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Does consuming a high fiber diet decrease the risk of Cardiovascular Disease?

Alessandra Neal
3 December 2014

Cardiovascular disease is the number one cause for mortality and morbidity in the United
States today.1 Cardiovascular disease (CVD) occurs when there is an excess buildup of plaque in
the walls of the blood vessels.2 Plaque is primarily composed of lipids and also has a fibrous
cap.2 It forms when blood vessel walls and the components in the blood interact with each other
(also inflammation at those interactions plays a large role). Too much plaque in the vessels
interferes with the blood flow to and from the heart. When passing through the plaque buildup,
blood flow slows because it is running into speed bumps that line the walls of the vessel
preventing the bloods normal fast fluid motion. In certain situations the plaque can break off of
the vessel wall and cause a blockage of blood flow, this is referred to as atherosclerosis.
Peripheral vascular disease, Congenital heart disease, Cerebrovascular disease,
Rheumatic heart disease, Coronary heart disease, and hypertension are all components of
Cardiovascular disease and together they can influence or affect one another. These diseases
typically depend on which type of vessel is being affected by the plaques or other abnormal
activities. For example Cerebrovascular disease is what occurs when the brain does not receive
its normal blood supply due to blood vessel malfunction and cause parts of the brain to become
Smoking, high blood pressure, high cholesterol, obesity, lack of physical activity,
improper diet, family history, and/or age are many of the risks that can lead to Cardiovascular
Disease.1 In turn these risk factors are influential with one another as well. If an individual is
obese and a smoker, the likelihood of developing heart problems increases due to an increase in
blood pressure, glucose intolerance, lipid concentration, blood vessel damage, and low oxygen

delivery to the heart because of the nicotine.2 This example illustrates that an individual may be
increasing their risk of developing Cardiovascular Disease through their daily actions. Some may
be totally unaware that they may be heading down a path towards the development of
cardiovascular disease. Individuals need to be aware of the severity of this condition and
implement lifestyle changes to decrease this risks associated with this disease.
Fiber, a possible solution to decreasing the risk of Cardiovascular Disease, is suggested
by many health professionals to consume in ones diet because of the many benefits it has on
health. Fiber is classified into two groups: soluble and insoluble.1 Soluble fibers (water soluble)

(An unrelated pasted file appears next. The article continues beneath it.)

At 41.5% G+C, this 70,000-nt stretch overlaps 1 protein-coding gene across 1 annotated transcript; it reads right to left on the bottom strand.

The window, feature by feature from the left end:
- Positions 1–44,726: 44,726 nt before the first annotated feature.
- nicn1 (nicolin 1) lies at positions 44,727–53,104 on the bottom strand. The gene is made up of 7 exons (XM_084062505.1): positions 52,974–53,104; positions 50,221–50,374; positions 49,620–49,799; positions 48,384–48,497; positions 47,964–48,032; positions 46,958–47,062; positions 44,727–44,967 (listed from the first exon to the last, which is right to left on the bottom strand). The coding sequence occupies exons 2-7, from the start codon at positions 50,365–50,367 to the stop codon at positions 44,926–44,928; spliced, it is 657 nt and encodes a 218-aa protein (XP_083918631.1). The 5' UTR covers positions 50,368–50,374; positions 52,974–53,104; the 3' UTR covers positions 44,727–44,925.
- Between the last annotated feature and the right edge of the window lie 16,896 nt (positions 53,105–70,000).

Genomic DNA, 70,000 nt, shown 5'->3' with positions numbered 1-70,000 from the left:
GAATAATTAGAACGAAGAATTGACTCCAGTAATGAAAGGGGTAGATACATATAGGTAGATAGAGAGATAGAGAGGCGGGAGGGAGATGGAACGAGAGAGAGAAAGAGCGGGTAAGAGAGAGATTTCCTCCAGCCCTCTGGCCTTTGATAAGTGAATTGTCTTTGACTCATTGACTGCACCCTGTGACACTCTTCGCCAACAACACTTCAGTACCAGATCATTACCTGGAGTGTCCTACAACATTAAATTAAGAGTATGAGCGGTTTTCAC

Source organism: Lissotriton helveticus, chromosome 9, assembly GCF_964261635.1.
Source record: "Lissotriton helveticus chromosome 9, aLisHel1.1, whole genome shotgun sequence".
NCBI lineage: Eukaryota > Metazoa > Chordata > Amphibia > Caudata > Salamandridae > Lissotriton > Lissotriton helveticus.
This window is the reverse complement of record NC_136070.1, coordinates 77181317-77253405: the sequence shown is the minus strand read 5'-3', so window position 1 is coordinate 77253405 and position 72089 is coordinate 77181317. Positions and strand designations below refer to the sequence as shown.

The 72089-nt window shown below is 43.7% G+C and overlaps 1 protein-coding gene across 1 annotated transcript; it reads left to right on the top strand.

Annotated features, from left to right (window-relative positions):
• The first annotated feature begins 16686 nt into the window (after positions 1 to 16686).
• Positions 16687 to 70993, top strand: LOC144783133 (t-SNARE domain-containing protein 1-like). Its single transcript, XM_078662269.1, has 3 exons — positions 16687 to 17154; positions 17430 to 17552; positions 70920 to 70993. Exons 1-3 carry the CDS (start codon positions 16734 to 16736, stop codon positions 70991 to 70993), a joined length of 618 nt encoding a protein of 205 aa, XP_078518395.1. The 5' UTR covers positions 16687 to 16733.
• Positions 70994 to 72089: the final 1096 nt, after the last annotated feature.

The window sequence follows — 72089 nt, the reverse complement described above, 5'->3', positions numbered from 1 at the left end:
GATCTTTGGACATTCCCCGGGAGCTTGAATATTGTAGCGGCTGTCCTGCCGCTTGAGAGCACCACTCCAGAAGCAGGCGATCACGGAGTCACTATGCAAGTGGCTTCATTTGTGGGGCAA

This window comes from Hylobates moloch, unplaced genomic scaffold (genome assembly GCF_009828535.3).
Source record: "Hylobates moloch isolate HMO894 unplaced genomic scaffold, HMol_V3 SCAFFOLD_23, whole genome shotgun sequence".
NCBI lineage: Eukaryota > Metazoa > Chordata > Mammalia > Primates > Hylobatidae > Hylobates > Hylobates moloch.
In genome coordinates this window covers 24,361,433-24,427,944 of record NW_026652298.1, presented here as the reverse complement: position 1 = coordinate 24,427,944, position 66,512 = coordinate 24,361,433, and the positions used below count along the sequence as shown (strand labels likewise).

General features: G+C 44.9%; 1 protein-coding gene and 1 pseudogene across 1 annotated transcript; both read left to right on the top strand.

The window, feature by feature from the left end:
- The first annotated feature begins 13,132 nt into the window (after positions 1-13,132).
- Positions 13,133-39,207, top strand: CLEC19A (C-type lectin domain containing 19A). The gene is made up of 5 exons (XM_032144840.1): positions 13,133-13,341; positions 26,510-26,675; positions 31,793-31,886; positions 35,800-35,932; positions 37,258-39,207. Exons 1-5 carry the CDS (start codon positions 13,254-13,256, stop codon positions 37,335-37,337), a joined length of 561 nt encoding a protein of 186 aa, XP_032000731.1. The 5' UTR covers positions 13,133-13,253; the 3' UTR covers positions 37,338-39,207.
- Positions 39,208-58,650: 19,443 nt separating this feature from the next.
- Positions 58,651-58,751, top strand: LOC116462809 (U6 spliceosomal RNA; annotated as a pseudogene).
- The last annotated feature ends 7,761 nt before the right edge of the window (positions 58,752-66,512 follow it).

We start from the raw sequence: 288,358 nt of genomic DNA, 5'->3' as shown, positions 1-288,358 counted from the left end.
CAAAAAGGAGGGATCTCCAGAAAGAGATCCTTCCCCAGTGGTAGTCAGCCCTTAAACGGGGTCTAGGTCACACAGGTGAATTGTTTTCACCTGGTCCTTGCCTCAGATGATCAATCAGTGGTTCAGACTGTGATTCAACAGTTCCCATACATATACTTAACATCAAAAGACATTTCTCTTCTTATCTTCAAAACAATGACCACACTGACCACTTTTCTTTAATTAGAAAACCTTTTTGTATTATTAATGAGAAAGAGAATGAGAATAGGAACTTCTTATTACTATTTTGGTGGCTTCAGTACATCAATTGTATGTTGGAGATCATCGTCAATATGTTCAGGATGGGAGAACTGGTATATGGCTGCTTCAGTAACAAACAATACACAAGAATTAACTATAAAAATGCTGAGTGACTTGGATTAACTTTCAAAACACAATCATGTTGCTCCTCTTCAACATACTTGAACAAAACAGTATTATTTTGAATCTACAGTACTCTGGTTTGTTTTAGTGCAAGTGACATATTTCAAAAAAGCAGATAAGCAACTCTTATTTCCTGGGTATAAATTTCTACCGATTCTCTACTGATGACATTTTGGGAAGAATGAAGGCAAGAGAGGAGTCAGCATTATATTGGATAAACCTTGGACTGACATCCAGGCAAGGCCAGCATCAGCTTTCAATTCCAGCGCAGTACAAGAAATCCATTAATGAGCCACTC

function by insulating and coating the inside walls of the intestines by acting like a gel so they
are able to hook onto bile that contains cholesterol and also trap toxins that flow through the
intestines.1 Examples of soluble fibers include oatmeal, nuts, seeds, legumes, apples, pears, and
berries. Insoluble fibers (insoluble in water) function to maintain the pH of the intestine and
mainly act as bulking agents meaning that they are not absorbed in the intestine like soluble
fibers are so they act as an escort out of the body, also relieving constipation.1 Whole grains,
barley, couscous, brown rice, wheat bran, carrots, zucchini, celery, or any skinned vegetable are
examples of insoluble fibers. The intake of fiber is dependent on age, gender, and energy intake.3
The recommended daily intake of fiber for women is 25 grams and for men it is 38 grams, and
over the age of 50 the recommended amount decreases slightly.1
Research Comparison
At one point Coronary Heart Disease was a leading killer in the 2000s and it was
discovered that in reducing the risk of CHD mainly reflected on diet changes. In a Cohort Study
example, high fiber diets demonstrated a comparison between a high consumption of dietary

fiber and a lower consumption of dietary fiber, that individuals that followed the higher fiber diet
were at a lower prevalence of Coronary Heart Disease (CHD).3 In this study, whole grain
consumption and dietary fiber were the main components observed in over 150,000 participants.3
The conclusion section of this reviewed article, stated that this cohort study was not strong. The
reasoning for this is because there is no known evidence about cause and effect. A randomized
control trial is needed to give this information strength and add value to what was stated.
In a 14 year prospective cohort study, 58,730 Japanese individuals of both races were
enrolled in a study that involved health check-ups and questionnaires before research was
performed for accurate results that were not biased.4 The participants were administered a
questionnaire for the consumption frequency of 40 food items.4 This analyzed total dietary fiber,
soluble fiber, insoluble fiber, cereal, fruit, and vegetable fibers consumption. Men and women
that had a high total dietary fiber showed a lower mortality from CVD and overall total CVD.4 A
decreased risk of Coronary Heart Disease in Japanese individuals was noted due to consumption
of both types of fiber, including the fiber from fruits and cereals.4